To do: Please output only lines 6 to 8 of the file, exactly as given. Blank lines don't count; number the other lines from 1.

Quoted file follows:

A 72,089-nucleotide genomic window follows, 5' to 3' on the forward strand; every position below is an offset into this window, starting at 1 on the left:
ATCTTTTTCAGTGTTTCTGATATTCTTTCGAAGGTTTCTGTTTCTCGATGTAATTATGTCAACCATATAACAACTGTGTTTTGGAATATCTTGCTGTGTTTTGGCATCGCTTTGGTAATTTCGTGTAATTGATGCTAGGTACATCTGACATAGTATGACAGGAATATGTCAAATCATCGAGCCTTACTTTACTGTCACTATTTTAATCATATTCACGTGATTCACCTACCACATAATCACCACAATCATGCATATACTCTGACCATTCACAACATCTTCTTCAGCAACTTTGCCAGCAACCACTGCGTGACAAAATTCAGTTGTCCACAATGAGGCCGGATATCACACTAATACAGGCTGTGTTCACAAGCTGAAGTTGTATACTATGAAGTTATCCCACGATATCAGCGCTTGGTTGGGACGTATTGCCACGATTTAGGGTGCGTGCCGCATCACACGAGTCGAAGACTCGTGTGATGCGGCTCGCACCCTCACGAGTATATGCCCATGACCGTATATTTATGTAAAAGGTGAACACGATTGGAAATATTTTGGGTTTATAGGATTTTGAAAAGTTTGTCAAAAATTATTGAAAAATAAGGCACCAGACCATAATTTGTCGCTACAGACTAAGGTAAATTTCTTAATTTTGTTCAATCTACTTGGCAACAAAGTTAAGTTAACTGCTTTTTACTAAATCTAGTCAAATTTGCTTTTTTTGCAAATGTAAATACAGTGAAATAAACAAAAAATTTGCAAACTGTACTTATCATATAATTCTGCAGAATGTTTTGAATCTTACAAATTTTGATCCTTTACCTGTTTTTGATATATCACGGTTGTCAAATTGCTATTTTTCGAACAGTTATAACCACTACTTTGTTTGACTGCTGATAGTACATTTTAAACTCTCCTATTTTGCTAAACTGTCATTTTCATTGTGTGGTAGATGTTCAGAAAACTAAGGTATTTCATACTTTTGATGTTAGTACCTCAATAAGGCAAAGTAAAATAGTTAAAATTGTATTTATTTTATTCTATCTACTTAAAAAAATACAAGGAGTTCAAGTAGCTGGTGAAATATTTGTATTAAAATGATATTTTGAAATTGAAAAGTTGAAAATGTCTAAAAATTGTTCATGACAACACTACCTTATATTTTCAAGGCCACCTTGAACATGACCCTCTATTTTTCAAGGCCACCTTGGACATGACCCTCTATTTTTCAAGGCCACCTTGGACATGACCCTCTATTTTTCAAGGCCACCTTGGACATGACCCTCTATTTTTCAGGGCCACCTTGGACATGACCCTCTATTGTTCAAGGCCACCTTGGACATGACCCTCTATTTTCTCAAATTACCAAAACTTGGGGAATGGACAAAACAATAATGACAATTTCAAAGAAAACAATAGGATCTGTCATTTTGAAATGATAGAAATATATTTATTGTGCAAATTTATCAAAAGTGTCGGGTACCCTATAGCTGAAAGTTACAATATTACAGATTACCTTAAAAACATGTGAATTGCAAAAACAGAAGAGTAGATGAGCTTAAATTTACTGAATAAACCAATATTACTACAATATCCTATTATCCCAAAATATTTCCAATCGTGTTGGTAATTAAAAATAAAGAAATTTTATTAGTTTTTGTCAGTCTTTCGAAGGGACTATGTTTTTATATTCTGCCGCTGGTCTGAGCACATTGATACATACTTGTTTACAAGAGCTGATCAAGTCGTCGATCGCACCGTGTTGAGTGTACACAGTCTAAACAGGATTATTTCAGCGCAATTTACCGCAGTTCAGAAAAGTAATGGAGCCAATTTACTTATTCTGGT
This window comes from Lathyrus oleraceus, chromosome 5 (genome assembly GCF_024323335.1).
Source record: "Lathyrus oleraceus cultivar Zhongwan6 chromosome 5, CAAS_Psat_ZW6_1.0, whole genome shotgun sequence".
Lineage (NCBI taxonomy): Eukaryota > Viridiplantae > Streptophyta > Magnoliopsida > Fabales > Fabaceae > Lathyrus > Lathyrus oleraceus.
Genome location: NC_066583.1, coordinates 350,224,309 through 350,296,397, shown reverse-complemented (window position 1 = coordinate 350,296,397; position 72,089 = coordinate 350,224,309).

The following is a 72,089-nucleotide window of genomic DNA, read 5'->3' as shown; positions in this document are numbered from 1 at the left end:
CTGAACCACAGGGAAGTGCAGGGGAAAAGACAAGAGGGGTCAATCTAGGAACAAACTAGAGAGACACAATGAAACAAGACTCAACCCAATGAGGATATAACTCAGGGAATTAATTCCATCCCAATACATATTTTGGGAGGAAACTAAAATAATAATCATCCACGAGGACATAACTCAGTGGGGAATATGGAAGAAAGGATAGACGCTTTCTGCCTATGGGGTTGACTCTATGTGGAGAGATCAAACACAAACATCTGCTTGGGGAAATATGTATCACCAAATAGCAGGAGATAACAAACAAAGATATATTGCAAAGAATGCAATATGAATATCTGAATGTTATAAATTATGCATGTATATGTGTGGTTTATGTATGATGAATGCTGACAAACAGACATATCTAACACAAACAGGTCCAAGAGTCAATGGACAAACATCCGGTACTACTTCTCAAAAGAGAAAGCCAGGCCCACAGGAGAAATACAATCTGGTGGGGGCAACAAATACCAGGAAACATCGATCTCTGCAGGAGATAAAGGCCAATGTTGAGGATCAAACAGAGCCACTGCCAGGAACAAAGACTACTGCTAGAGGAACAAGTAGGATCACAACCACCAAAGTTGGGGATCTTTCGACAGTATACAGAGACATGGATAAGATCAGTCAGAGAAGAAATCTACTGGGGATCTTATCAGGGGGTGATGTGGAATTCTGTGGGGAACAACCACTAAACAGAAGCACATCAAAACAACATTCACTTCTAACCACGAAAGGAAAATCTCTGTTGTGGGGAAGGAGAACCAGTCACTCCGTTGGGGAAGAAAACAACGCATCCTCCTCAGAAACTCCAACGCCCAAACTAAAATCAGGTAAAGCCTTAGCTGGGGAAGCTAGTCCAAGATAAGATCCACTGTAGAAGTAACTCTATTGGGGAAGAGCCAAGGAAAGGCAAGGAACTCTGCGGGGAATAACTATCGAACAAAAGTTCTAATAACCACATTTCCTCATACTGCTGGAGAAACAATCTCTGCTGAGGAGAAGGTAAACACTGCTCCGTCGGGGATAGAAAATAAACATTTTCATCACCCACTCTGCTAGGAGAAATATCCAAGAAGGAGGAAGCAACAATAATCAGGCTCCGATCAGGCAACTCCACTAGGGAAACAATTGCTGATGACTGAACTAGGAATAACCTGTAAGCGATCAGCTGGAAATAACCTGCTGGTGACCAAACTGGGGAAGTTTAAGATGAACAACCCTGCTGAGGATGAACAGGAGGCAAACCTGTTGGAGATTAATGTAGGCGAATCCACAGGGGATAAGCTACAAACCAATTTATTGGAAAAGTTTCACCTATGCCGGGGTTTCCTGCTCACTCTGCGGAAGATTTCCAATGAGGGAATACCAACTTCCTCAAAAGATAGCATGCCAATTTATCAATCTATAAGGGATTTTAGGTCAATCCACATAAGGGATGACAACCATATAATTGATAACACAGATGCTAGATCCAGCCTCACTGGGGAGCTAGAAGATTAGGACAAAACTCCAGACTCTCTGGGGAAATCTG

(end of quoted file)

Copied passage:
Genome location: NC_066583.1, coordinates 350,224,309 through 350,296,397, shown reverse-complemented (window position 1 = coordinate 350,296,397; position 72,089 = coordinate 350,224,309).

The following is a 72,089-nucleotide window of genomic DNA, read 5'->3' as shown; positions in this document are numbered from 1 at the left end:
CTGAACCACAGGGAAGTGCAGGGGAAAAGACAAGAGGGGTCAATCTAGGAACAAACTAGAGAGACACAATGAAACAAGACTCAACCCAATGAGGATATAACTCAGGGAATTAATTCCATCCCAATACATATTTTGGGAGGAAACTAAAATAATAATCATCCACGAGGACATAACTCAGTGGGGAATATGGAAGAAAGGATAGACGCTTTCTGCCTATGGGGTTGACTCTATGTGGAGAGATCAAACACAAACATCTGCTTGGGGAAATATGTATCACCAAATAGCAGGAGATAACAAACAAAGATATATTGCAAAGAATGCAATATGAATATCTGAATGTTATAAATTATGCATGTATATGTGTGGTTTATGTATGATGAATGCTGACAAACAGACATATCTAACACAAACAGGTCCAAGAGTCAATGGACAAACATCCGGTACTACTTCTCAAAAGAGAAAGCCAGGCCCACAGGAGAAATACAATCTGGTGGGGGCAACAAATACCAGGAAACATCGATCTCTGCAGGAGATAAAGGCCAATGTTGAGGATCAAACAGAGCCACTGCCAGGAACAAAGACTACTGCTAGAGGAACAAGTAGGATCACAACCACCAAAGTTGGGGATCTTTCGACAGTATACAGAGACATGGATAAGATCAGTCAGAGAAGAAATCTACTGGGGATCTTATCAGGGGGTGATGTGGAATTCTGTGGGGAACAACCACTAAACAGAAGCACATCAAAACAACATTCACTTCTAACCACGAAAGGAAAATCTCTGTTGTGGGGAAGGAGAACCAGTCACTCCGTTGGGGAAGAAAACAACGCATCCTCCTCAGAAACTCCAACGCCCAAACTAAAATCAGGTAAAGCCTTAGCTGGGGAAGCTAGTCCAAGATAAGATCCACTGTAGAAGTAACTCTATTGGGGAAGAGCCAAGGAAAGGCAAGGAACTCTGCGGGGAATAACTATCGAACAAAAGTTCTAATAACCACATTTCCTCATACTGCTGGAGAAACAATCTCTGCTGAGGAGAAGGTAAACACTGCTCCGTCGGGGATAGAAAATAAACATTTTCATCACCCACTCTGCTAGGAGAAATATCCAAGAAGGAGGAAGCAACAATAATCAGGCTCCGATCAGGCAACTCCACTAGGGAAACAATTGCTGATGACTGAACTAGGAATAACCTGTAAGCGATCAGCTGGAAATAACCTGCTGGTGACCAAACTGGGGAAGTTTAAGATGAACAACCCTGCTGAGGATGAACAGGAGGCAAACCTGTTGGAGATTAATGTAGGCGAATCCACAGGGGATAAGCTACAAACCAATTTATTGGAAAAGTTTCACCTATGCCGGGGTTTCCTGCTCACTCTGCGGAAGATTTCCAATGAGGGAATACCAACTTCCTCAAAAGATAGCATGCCAATTTATCAATCTATAAGGGATTTTAGGTCAATCCACATAAGGGATGACAACCATATAATTGATAACACAGATGCTAGATCCAGCCTCACTGGGGAGCTAGAAGATTAGGACAAAACTCCAGACTCTCTGGGGAAATCTG